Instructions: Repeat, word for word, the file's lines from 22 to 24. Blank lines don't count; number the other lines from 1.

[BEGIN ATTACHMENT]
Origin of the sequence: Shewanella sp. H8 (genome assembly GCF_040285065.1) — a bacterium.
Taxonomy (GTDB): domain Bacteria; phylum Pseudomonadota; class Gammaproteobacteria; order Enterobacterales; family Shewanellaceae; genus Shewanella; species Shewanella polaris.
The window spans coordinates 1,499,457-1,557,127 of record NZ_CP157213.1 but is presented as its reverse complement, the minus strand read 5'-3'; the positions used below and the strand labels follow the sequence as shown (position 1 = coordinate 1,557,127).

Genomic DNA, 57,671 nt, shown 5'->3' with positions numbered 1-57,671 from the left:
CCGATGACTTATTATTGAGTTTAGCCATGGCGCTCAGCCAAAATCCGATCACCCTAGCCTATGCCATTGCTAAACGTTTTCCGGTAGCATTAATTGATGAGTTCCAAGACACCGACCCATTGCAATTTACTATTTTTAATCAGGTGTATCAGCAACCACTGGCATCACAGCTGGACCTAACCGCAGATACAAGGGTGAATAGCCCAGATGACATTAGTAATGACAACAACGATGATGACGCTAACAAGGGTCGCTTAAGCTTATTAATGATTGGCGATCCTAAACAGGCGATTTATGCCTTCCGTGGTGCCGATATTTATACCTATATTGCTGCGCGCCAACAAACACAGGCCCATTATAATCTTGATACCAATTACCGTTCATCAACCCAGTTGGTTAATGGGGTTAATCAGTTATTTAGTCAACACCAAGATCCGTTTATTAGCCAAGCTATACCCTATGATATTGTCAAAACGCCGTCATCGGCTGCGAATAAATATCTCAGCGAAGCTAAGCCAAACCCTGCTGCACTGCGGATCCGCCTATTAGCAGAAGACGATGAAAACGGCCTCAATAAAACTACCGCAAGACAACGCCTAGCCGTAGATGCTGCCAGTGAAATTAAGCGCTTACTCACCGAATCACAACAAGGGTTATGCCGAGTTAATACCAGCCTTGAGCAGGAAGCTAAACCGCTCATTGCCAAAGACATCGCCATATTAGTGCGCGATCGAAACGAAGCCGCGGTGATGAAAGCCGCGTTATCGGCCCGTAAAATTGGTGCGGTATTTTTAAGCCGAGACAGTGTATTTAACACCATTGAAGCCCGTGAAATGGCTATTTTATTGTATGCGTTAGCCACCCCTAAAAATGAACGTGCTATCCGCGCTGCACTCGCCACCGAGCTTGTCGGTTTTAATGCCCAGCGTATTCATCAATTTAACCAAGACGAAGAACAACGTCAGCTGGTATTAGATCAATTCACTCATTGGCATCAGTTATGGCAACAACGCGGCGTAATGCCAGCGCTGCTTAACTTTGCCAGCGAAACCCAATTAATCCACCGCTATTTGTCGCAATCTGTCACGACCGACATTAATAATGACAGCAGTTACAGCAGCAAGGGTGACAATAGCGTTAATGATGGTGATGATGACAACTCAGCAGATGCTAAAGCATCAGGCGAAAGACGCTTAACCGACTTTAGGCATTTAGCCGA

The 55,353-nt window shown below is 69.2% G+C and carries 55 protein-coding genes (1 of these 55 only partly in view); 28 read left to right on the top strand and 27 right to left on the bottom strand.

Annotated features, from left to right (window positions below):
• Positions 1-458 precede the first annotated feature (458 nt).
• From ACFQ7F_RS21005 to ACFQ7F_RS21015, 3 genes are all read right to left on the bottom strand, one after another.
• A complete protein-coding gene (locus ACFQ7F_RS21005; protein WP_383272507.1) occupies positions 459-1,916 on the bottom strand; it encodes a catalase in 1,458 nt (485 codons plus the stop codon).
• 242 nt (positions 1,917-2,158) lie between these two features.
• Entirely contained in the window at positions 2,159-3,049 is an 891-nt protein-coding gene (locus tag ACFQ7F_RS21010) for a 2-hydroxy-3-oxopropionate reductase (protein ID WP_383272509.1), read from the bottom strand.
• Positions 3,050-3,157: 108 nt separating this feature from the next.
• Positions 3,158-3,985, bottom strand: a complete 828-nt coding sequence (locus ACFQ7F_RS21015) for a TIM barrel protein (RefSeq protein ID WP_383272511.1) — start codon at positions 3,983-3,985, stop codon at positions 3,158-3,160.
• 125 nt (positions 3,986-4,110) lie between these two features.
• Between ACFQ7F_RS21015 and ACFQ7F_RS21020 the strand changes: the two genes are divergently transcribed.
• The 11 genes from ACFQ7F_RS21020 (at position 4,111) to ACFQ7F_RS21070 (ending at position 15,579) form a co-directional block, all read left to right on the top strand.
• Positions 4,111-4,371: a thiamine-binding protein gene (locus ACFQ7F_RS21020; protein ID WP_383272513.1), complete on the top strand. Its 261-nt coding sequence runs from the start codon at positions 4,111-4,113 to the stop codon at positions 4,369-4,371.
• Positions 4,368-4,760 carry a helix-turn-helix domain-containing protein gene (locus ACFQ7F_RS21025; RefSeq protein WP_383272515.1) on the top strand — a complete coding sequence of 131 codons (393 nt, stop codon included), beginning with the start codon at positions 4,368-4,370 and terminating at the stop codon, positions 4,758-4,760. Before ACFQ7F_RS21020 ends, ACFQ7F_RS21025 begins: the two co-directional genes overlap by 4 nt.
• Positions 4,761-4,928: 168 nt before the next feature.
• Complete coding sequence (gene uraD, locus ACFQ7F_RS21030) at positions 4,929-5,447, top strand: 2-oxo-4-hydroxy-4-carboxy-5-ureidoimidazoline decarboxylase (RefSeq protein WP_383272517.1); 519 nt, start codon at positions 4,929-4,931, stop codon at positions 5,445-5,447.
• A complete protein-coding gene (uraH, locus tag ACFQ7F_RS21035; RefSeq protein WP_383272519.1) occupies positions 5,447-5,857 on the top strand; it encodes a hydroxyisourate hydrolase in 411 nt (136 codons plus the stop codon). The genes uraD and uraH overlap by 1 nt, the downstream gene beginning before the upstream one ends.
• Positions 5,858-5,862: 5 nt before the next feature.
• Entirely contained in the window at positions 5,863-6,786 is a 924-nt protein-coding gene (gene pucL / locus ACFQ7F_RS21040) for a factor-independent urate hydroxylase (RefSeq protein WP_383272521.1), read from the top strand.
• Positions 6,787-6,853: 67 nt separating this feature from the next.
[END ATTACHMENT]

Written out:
• A complete protein-coding gene (uraH, locus tag ACFQ7F_RS21035; RefSeq protein WP_383272519.1) occupies positions 5,447-5,857 on the top strand; it encodes a hydroxyisourate hydrolase in 411 nt (136 codons plus the stop codon). The genes uraD and uraH overlap by 1 nt, the downstream gene beginning before the upstream one ends.
• Positions 5,858-5,862: 5 nt before the next feature.
• Entirely contained in the window at positions 5,863-6,786 is a 924-nt protein-coding gene (gene pucL / locus ACFQ7F_RS21040) for a factor-independent urate hydroxylase (RefSeq protein WP_383272521.1), read from the top strand.